Commercial vehicles are a pillar of strength for Ford’s network and fleet operation – 2017 was a new record, with 123,958 new vans and pick-ups registered. But Barratt believes there are still richer pickings to be had.
“I’m still not satisfied. I think we can do so much better than where we are today. Transit remains the benchmark vehicle, and I need our Transit centres to become the benchmark dealers – some are already, some aren’t – and we need to continue to innovate in that space to become the supplier of choice.”
One such example is Ford’s mobile service vans, operated by its Transit Centres. There are more than 100 vans, capable of reaching 85% of the population within 40 minutes. Barratt said Ford needs to continue to understand better what makes a buyer want a van, how it works for them, and how Ford can make it even more convenient for them to operate it in their business.
“If I’m a construction worker or a joiner or whatever, why can’t Ford come along to service my Transit while I continue to earn money? That’s exactly the kind of innovation that will help keep Transit at the top of the charts.”
Barratt said he expects demand for mobile servicing to rise quickly. Ford is bringing fleet operators into the programme, and he said there are efficiencies for dealers too – going to a customer’s yard, you may be able to service five Transits in an evening.
Although retail customers have not latched on to it, he sees a similar programme working for private motorists, too.
Ford has provided some central support to equip the service vans with specialist tooling, diagnostic kit and communications devices, but Barratt said it has to stand up as a profit centre for dealers in its own right.
“It’s joined-up thinking between sales and aftersales, innovating in the customer space. In a world of customer choice and future mobility, it’s another proposition for the customer that cuts through for the franchised dealer. To maintain the volume of commercial vehicle sales we are doing, we need to continue to look for spaces where customers have the confidence that we understand their business.”
Transit Centres provide guaranteed service levels under the Transit 24 programme, such as extended hours servicing, while-you-wait bookings and collection and delivery. They also supply factory-fresh converted vans, such as tippers and Lutons, as a “turn-key operation”, said Barratt.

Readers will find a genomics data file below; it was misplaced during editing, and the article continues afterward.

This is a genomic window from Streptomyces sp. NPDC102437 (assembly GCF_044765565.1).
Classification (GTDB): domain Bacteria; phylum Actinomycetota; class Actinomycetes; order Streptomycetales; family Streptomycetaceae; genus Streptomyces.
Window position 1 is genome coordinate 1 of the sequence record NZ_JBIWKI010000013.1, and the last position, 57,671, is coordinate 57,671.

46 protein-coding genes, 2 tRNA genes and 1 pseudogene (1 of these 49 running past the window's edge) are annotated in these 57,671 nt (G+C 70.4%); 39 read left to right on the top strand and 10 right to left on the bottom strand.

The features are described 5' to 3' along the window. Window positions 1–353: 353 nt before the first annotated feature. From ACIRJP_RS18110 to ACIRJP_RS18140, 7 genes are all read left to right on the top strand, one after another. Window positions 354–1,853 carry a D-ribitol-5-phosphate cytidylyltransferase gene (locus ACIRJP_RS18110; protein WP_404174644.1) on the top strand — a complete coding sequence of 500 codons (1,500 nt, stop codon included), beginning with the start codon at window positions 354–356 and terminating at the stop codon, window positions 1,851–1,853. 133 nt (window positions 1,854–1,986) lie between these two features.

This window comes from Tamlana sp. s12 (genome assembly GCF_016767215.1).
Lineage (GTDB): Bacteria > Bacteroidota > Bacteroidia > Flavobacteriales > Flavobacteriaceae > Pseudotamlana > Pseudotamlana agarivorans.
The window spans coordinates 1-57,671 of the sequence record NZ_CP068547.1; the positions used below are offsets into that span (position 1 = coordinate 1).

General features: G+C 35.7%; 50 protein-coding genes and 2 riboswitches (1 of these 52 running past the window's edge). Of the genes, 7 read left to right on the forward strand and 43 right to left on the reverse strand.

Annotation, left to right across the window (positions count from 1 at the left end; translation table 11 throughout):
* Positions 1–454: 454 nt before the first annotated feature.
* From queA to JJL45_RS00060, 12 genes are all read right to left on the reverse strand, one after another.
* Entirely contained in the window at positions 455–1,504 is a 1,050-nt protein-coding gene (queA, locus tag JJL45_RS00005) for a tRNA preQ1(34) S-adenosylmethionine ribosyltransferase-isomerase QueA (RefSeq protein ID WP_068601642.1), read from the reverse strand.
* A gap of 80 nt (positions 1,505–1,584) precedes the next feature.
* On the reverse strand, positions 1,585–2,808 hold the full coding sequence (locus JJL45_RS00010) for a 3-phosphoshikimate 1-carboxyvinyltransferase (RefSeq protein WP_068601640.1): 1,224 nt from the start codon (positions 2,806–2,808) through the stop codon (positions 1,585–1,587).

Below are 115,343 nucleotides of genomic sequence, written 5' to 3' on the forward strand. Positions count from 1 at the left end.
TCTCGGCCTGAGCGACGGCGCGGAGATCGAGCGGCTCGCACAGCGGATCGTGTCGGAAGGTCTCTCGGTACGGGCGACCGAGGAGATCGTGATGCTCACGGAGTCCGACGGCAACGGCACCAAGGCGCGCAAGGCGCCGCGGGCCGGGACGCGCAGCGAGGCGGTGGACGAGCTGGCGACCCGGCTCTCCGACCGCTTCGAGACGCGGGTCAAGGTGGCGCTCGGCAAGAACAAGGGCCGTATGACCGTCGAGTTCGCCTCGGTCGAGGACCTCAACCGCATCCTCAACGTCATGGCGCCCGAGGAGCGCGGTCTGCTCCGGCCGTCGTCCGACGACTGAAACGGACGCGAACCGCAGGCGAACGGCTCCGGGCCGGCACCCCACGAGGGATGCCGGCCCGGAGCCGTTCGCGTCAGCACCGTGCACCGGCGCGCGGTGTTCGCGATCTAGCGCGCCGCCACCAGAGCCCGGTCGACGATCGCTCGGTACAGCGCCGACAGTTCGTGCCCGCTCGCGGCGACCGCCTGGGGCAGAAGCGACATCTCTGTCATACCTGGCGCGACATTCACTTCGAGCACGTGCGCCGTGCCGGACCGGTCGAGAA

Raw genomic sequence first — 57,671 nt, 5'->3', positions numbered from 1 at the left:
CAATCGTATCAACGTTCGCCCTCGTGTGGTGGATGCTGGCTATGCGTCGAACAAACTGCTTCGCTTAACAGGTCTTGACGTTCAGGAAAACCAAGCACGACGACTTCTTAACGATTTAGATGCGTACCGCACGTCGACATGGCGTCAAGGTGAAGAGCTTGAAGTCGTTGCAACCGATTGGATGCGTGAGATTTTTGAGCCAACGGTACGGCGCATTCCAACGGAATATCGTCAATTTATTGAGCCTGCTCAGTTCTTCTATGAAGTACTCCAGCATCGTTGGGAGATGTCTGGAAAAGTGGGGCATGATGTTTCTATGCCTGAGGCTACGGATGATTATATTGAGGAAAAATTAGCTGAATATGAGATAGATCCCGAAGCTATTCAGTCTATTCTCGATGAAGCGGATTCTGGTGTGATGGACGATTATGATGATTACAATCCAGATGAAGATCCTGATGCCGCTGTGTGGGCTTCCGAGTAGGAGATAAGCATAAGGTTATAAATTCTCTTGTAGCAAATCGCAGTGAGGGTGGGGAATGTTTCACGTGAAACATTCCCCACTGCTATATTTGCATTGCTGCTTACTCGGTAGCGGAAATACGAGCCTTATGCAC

He added: “With a lot of our customers for these, it’s because they’ve won a contract this week and they need the vehicle. If our dealers can put keys in their hand within a week, they’re not going elsewhere.”
A joined-up approach to CV success
Barratt said success in commercial vehicles is about joining up the services, through telematics, helping them to fund the vehicle with specific Ford Credit lines for commercial vehicles, and monthly service and maintenance plans.
He has high hopes for Ford dealers’ fortunes once connectivity and telematics become mainstream in cars and LCVs. The challenge will be in convincing the customer to switch them on, but the data available to the manufacturer and the dealer will give them a real advantage in delivering an exceptional customer experience, by ultimately preventing any downtime in a car or commercial vehicle.
In the meantime, the dealer network has plenty to get on with, after several years of high new vehicle sales. 2018 will bring more derivatives of the new Fiesta, including Active and ST lines, plus a new Ecosport and Focus, and updated Transit Custom.
‘Talk yourself into growth’
“We’ve said to dealers, ‘don’t get caught up in the headlines of what’s happening in the market. Focus on your own piece of business, because as a Ford dealer you’re big enough to influence your own piece of business, you can be the market-maker’.
“Because you can talk yourself into a recession, or you can talk yourself into growth. We want to do the latter.”
In 2017, the Ford network’s average return-on-sales figure was about 1.2%, which Barratt emphasised was a good result for a brand built for volume and lots of fleet business.
Dealers were pretty happy, he said, and that has since been backed up by recent NFDA Dealer Attitude Survey results showing Ford scoring 6 out of 10 for overall value of the franchise (marginally down from 6.1 in the previous survey, but ahead of the average score of 5.3).
Barratt sees recent activity by South Africa-based Supergroup, which bought Allen Ford, Slough Motor Company and Essex Auto Group to build up a 24-strong Ford business here, as another sign of the franchise’s strength.
Overall, however, the network has reduced from 550 sites in 2013 to 460 locations, as regional groups have merged smaller sales points into larger FordStores and some of its owner-drivers exited, allowing Ford to remove sales points.
Barratt said it has been a natural attrition, and he now believes Ford UK has the best retail network in Europe.
There are still challenges ahead, but Barratt remains confident: “It’s all fixable.”